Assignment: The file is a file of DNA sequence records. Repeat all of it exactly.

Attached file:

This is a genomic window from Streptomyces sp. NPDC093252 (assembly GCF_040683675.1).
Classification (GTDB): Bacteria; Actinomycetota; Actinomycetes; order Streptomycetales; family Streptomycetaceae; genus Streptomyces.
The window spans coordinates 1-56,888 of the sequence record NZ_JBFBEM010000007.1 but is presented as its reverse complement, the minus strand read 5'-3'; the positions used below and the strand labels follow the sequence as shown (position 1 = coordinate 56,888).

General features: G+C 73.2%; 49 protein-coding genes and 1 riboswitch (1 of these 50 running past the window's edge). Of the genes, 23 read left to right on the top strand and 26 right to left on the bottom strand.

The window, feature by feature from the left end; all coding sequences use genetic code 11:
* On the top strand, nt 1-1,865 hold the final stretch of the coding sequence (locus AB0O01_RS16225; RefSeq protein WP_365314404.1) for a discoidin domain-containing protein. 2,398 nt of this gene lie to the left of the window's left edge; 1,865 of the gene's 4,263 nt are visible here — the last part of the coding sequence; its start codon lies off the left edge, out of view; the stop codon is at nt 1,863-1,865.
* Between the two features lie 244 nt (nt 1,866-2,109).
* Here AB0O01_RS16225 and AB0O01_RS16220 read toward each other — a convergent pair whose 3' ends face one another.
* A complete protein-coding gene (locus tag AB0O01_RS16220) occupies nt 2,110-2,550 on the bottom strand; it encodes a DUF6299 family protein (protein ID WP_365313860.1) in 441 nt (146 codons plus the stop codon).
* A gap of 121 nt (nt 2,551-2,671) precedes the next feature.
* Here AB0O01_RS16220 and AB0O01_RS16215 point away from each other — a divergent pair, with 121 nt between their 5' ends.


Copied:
This is a genomic window from Streptomyces sp. NPDC093252 (assembly GCF_040683675.1).
Classification (GTDB): Bacteria; Actinomycetota; Actinomycetes; order Streptomycetales; family Streptomycetaceae; genus Streptomyces.
The window spans coordinates 1-56,888 of the sequence record NZ_JBFBEM010000007.1 but is presented as its reverse complement, the minus strand read 5'-3'; the positions used below and the strand labels follow the sequence as shown (position 1 = coordinate 56,888).

General features: G+C 73.2%; 49 protein-coding genes and 1 riboswitch (1 of these 50 running past the window's edge). Of the genes, 23 read left to right on the top strand and 26 right to left on the bottom strand.

The window, feature by feature from the left end; all coding sequences use genetic code 11:
* On the top strand, nt 1-1,865 hold the final stretch of the coding sequence (locus AB0O01_RS16225; RefSeq protein WP_365314404.1) for a discoidin domain-containing protein. 2,398 nt of this gene lie to the left of the window's left edge; 1,865 of the gene's 4,263 nt are visible here — the last part of the coding sequence; its start codon lies off the left edge, out of view; the stop codon is at nt 1,863-1,865.
* Between the two features lie 244 nt (nt 1,866-2,109).
* Here AB0O01_RS16225 and AB0O01_RS16220 read toward each other — a convergent pair whose 3' ends face one another.
* A complete protein-coding gene (locus tag AB0O01_RS16220) occupies nt 2,110-2,550 on the bottom strand; it encodes a DUF6299 family protein (protein ID WP_365313860.1) in 441 nt (146 codons plus the stop codon).
* A gap of 121 nt (nt 2,551-2,671) precedes the next feature.
* Here AB0O01_RS16220 and AB0O01_RS16215 point away from each other — a divergent pair, with 121 nt between their 5' ends.